Russian and US space cooperation lives on at Baikonur Cosmodrome

On the eve of the Day of Astronautics, we recall the Soyuz TMA-12M lifting off from Baikonur Cosmodrome with two Russian cosmonauts and one American astronaut from NASA on March 26, 2014. This is the 39th expedition to the International Space Station, during which the crew will spend 169 days in orbit

On March 26, 2014, the Soyuz TMA-12M lifted off from Baikonur Cosmodrome with two Russian cosmonauts and one American astronaut from NASA. This is the 39th expedition to the International Space Station (ISS), during which the crew will spend 169 days in orbit. While on their expedition, the astronauts will receive several cargo ships, conduct extensive scientific experiments, including 49 experiments for the Russian program and about 170 for the American program. In addition, the Russians will also launch a Peruvian mini-satellite during a launch scheduled for August.
The Gagarin’s Start. The R-7 rocket, the Earth's first artificial satellite, was successfully launched from here in 1957 and on April 12, 1961, the Vostok space shuttle lifted off with cosmonaut Yuri Gagarin on board.
The test pilot and cosmonaut Oleg Artyomov checks that his space suit is hermetically sealed. He repeatedly took part in test flights for the Mars-500 program.
NASA astronaut Steven Swanson, commander of ISS-40 and cosmonaut Oleg Artyomov.
At the age of 53, Steven Swanson has completed two flights to space on the Atlantis and Discovery space shuttles for a combined total of 26 days. He has also flown to open space for a total of 26 hours and 22 minutes.
Roscosmos cosmonauts Alexander Skvortsov and Oleg Artyomov with NASA astronaut Steven Swanson. 6 hours before liftoff, the crew of ISS-39/40 leaves the hotel to a song by the rock band Zemlyane (Earthlings) “The Lawn At Home” and get in the bus that will take them to the launch pad.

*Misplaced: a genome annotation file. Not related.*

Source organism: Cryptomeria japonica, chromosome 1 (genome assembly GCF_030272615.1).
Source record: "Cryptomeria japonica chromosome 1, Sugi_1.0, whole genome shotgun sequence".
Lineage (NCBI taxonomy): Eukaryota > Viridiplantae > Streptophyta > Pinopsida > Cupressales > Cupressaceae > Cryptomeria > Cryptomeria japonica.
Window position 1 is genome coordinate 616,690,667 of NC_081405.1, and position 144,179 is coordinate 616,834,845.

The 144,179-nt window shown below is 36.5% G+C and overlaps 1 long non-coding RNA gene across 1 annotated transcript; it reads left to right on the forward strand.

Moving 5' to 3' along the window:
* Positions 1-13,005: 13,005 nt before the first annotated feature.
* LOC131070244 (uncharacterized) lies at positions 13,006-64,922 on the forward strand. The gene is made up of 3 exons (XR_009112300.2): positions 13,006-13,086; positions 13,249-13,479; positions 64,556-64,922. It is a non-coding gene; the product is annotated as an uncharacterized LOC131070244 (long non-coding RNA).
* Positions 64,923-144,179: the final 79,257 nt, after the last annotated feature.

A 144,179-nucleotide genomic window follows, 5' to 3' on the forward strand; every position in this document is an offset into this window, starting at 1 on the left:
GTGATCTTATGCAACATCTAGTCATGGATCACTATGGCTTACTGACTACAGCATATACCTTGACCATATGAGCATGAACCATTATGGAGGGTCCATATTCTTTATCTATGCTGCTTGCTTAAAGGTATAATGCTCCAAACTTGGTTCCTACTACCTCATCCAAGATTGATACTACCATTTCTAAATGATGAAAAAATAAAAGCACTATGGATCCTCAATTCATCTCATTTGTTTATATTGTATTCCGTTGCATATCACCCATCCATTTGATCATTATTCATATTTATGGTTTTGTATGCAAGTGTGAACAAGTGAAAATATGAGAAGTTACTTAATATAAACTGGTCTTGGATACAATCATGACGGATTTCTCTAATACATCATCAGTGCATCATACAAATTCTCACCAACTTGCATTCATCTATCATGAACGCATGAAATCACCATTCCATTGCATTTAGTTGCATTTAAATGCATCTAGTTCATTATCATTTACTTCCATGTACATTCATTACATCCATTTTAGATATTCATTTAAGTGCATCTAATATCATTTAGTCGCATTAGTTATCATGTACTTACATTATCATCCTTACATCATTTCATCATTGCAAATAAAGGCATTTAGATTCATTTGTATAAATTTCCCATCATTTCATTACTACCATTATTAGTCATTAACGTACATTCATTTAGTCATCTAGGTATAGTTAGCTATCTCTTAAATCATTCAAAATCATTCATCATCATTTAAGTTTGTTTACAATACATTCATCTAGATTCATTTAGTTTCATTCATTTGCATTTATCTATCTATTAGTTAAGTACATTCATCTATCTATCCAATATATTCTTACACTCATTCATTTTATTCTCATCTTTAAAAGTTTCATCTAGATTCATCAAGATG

The three-stage Soyuz-FG rocket delivering the Soyuz TMA-M into orbit. Liquid oxygen and kerosene are used as fuel for the engines.
The temperature at the rocket nozzle’s exit reaches 4000° C.
During liftoff, the cosmonauts feel up to 7 kg heavier.
During the 117 seconds it takes to fly into space, 43.5 tons of fuel are burned and the first of the rocket’s three stages separates. The stages fall from an altitude of 50 km above land approximately 350 kilometers from the launch site. The rocket’s second and third stages start working at 287 and 528 seconds, respectively.
It’s interesting to note that one and half hours after the launch and having already made one revolution around the Earth, the space shuttle appears over Baikonur again. But this time, at an altitude of around 200 km.

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